Making motorway minutes count

It is said that travel broadens the mind and I would heartily agree in almost all circumstances bar one. Gill and I have just spent three hours driving down to Gloucester on the M6 and M5 and despite the best efforts of Radio 4 I can’t help but feel as if I have just lost those precious hours of my life forever. There is something absolutely unique about the tedium of motorway driving despite the fact that the volume of traffic requires constant vigilance. I made a concerted effort today to get something positive from the experience but it wasn’t easy.

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I could make the same journey in any other way and get something from it. Walking the 200 or so miles would be a serious adventure over a couple of weeks and it would leave a legacy of valuable memories. Cycling the same distance over three days would be a real challenge and provide a great sense achievement and satisfaction. Even driving via smaller, quieter roads would make an interesting day out with stops for lunch and afternoon tea. On a train I could have focussed on a good book or the radio without compromising my safety, or that of other travellers. Then there are the many eccentric options such as roller skating, skateboarding or maybe travelling by pogo stick. A flight in a microlight would turn the journey into a thrilling experience or maybe it would be possible to navigate by canoe or narrow boat. Anything but the motorways.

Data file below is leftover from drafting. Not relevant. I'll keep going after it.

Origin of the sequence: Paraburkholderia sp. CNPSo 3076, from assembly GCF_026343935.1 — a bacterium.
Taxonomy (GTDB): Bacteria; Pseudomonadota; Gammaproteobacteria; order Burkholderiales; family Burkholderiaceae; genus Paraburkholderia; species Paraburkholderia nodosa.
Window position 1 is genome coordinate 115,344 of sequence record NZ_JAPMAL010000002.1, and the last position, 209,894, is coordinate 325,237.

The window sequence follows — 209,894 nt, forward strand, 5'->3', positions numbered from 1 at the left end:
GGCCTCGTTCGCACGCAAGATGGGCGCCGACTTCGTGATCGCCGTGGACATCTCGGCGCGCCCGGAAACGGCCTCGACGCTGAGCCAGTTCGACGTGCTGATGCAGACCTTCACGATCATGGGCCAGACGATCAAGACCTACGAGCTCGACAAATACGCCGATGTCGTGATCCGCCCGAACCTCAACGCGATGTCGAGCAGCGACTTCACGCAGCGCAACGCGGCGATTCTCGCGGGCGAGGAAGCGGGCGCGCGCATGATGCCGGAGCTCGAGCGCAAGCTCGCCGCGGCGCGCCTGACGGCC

I understand the importance of motorways and their contribution to the efficient transportation of both goods and working people but boy oh boy are they boring. For me the driverless car just can’t come soon enough.

I can think of a positive slant on today’s experience though. Whilst the journey may have felt like a waste of three hours there is, at least, a valuable lesson to take from the experience. It reminds me of why it is so important to treat not just every day but every minute as if it was your last. Put another way, if I was told I had three hours to live I wouldn’t be making a bee line for the M6 or any other motorway for that matter.

I’m sure there were plenty of people on the road today who would completely disagree with me, even some who enjoy motorway driving but the message remains the same. When you are forced by circumstance to do something boring and apparently pointless you can at least use it to remind yourself how precious every minute really is. I may feel like I wasted the best part of two hundred minutes this morning but isn’t that all the more reason to treasure all the ones that follow?